Contact: Scott Denne
ADTZ Group picks up Glow in the latest instance of a tie-up of two social media firms. Social media is arguably the most potent means for marketers to reach new audiences and engage with known customers. Despite that, there’s limited potential to build a business around this channel: there are few companies reaching significant scale and exits so far have run the (limited) gamut from strategic tuck-ins to outright fire sales.
London-based Glow was one of dozens of players that launched with a platform to enable marketers to make their Facebook ad campaigns more efficient. A few years ago, Facebook was lacking some basic functionality that gave Glow and its peers an opening. Lately, though, the ad formats and new features – including custom audience targeting, the ability to integrate broad product catalogs and a growing suite of ad formats – have limited the need for such tools, which has made growth hard to come by for many vendors servicing this ecosystem.
In the past two weeks, there have been three tuck-ins in this space. Last week, Rakuten Marketing scooped up Manifest Commerce, a provider of a social ad platform for retailers with noticeable overlap with Facebook’s Dynamic Product Ads service (launched a year ago). And in mid-February, Sprinklr inked its eighth deal with the purchase of Postano, a four-year-old social analytics firm with $3m in trailing revenue.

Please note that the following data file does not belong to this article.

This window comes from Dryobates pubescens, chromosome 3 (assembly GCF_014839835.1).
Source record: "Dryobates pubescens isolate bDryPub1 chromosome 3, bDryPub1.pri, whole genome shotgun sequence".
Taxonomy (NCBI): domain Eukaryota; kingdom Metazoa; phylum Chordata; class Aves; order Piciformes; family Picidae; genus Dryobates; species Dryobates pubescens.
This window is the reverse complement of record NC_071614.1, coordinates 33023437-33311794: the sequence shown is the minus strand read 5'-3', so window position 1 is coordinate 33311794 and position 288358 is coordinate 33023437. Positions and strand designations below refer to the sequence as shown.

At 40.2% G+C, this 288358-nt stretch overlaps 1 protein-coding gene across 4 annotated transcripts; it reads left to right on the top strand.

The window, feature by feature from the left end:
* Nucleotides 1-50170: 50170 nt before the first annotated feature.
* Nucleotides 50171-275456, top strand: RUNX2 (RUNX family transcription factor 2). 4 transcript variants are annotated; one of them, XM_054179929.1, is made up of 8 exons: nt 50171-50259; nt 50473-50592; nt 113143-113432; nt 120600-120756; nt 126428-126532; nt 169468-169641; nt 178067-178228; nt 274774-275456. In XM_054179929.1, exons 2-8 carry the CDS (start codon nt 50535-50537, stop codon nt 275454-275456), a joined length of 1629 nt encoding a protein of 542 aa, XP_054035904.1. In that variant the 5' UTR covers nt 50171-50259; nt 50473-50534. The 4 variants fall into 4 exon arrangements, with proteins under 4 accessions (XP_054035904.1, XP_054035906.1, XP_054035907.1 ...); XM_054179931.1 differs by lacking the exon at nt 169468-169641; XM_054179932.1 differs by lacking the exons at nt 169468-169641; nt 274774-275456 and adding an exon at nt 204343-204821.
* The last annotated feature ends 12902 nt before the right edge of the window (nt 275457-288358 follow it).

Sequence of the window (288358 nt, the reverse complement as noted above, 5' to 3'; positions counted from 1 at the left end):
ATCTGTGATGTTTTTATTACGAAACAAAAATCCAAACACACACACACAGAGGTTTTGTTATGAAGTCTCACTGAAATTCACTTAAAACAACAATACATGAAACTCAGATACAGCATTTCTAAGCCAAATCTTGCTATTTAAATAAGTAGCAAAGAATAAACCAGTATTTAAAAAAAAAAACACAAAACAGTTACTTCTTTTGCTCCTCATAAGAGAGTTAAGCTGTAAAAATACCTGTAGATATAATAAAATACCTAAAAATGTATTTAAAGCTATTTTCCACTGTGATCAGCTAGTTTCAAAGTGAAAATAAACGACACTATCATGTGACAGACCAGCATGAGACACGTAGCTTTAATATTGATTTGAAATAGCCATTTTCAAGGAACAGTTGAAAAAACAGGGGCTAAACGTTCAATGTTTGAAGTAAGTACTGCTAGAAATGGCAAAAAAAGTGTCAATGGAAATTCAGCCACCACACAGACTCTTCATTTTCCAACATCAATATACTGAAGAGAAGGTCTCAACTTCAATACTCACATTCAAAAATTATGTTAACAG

Glow’s focus was on direct-response advertisers and it had built several tools that go beyond what Facebook offers today, such as data integration for building custom audiences and reach into Twitter. Indeed, all companies serving this market struggle with finding the right balance between offering tools that add value beyond what the core platforms provide. If they go too far afield, they narrow the addressable market – if they don’t go far enough, they risk seeing their opportunity swallowed up by Facebook’s next product announcement.
Though the opportunity to launch many of these businesses came from a deficit of product functionality on the part of Facebook, we believe the best opportunity for these vendors today is to provide a range of workflow tools and services (both media buying and strategy) to link multiple social networks. Our surveys show that social media is gaining a leading share of people’s attention; however, if Facebook continues to be the overwhelmingly dominant platform – and from an advertisers’ perspective, it certainly is – there might be little any company can do to build a sustainable, scalable business around social.
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